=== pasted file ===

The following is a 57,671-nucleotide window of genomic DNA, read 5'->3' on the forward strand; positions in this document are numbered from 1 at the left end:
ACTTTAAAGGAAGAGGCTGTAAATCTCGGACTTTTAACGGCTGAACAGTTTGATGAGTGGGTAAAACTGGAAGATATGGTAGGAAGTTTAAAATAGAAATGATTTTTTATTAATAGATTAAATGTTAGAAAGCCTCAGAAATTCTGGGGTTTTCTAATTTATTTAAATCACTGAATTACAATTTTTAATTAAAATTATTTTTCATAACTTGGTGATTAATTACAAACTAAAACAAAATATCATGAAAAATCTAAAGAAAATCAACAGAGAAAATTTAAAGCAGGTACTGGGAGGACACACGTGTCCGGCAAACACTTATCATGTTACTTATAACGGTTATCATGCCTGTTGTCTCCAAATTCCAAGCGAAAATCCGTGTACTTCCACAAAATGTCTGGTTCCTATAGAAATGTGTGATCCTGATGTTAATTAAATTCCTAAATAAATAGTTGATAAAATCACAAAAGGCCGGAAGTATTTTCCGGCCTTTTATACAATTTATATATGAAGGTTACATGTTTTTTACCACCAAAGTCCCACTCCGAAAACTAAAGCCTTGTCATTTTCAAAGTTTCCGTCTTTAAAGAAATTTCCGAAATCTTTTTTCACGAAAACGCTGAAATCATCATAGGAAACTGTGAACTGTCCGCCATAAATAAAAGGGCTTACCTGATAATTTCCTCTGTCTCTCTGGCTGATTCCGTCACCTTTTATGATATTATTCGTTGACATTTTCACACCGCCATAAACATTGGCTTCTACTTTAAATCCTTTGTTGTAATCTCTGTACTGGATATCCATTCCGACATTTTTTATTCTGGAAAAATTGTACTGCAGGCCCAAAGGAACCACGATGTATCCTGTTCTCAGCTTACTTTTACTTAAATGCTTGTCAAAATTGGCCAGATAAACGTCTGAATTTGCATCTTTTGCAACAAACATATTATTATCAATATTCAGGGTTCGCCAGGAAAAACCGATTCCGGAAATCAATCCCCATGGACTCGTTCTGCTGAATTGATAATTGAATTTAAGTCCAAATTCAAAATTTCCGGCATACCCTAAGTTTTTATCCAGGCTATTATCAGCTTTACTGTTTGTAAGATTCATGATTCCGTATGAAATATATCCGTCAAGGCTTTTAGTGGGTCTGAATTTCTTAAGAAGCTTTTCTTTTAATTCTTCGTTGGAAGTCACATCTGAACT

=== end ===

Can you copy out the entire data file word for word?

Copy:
The following is a 57,671-nucleotide window of genomic DNA, read 5'->3' on the forward strand; positions in this document are numbered from 1 at the left end:
ACTTTAAAGGAAGAGGCTGTAAATCTCGGACTTTTAACGGCTGAACAGTTTGATGAGTGGGTAAAACTGGAAGATATGGTAGGAAGTTTAAAATAGAAATGATTTTTTATTAATAGATTAAATGTTAGAAAGCCTCAGAAATTCTGGGGTTTTCTAATTTATTTAAATCACTGAATTACAATTTTTAATTAAAATTATTTTTCATAACTTGGTGATTAATTACAAACTAAAACAAAATATCATGAAAAATCTAAAGAAAATCAACAGAGAAAATTTAAAGCAGGTACTGGGAGGACACACGTGTCCGGCAAACACTTATCATGTTACTTATAACGGTTATCATGCCTGTTGTCTCCAAATTCCAAGCGAAAATCCGTGTACTTCCACAAAATGTCTGGTTCCTATAGAAATGTGTGATCCTGATGTTAATTAAATTCCTAAATAAATAGTTGATAAAATCACAAAAGGCCGGAAGTATTTTCCGGCCTTTTATACAATTTATATATGAAGGTTACATGTTTTTTACCACCAAAGTCCCACTCCGAAAACTAAAGCCTTGTCATTTTCAAAGTTTCCGTCTTTAAAGAAATTTCCGAAATCTTTTTTCACGAAAACGCTGAAATCATCATAGGAAACTGTGAACTGTCCGCCATAAATAAAAGGGCTTACCTGATAATTTCCTCTGTCTCTCTGGCTGATTCCGTCACCTTTTATGATATTATTCGTTGACATTTTCACACCGCCATAAACATTGGCTTCTACTTTAAATCCTTTGTTGTAATCTCTGTACTGGATATCCATTCCGACATTTTTTATTCTGGAAAAATTGTACTGCAGGCCCAAAGGAACCACGATGTATCCTGTTCTCAGCTTACTTTTACTTAAATGCTTGTCAAAATTGGCCAGATAAACGTCTGAATTTGCATCTTTTGCAACAAACATATTATTATCAATATTCAGGGTTCGCCAGGAAAAACCGATTCCGGAAATCAATCCCCATGGACTCGTTCTGCTGAATTGATAATTGAATTTAAGTCCAAATTCAAAATTTCCGGCATACCCTAAGTTTTTATCCAGGCTATTATCAGCTTTACTGTTTGTAAGATTCATGATTCCGTATGAAATATATCCGTCAAGGCTTTTAGTGGGTCTGAATTTCTTAAGAAGCTTTTCTTTTAATTCTTCGTTGGAAGTCACATCTGAACT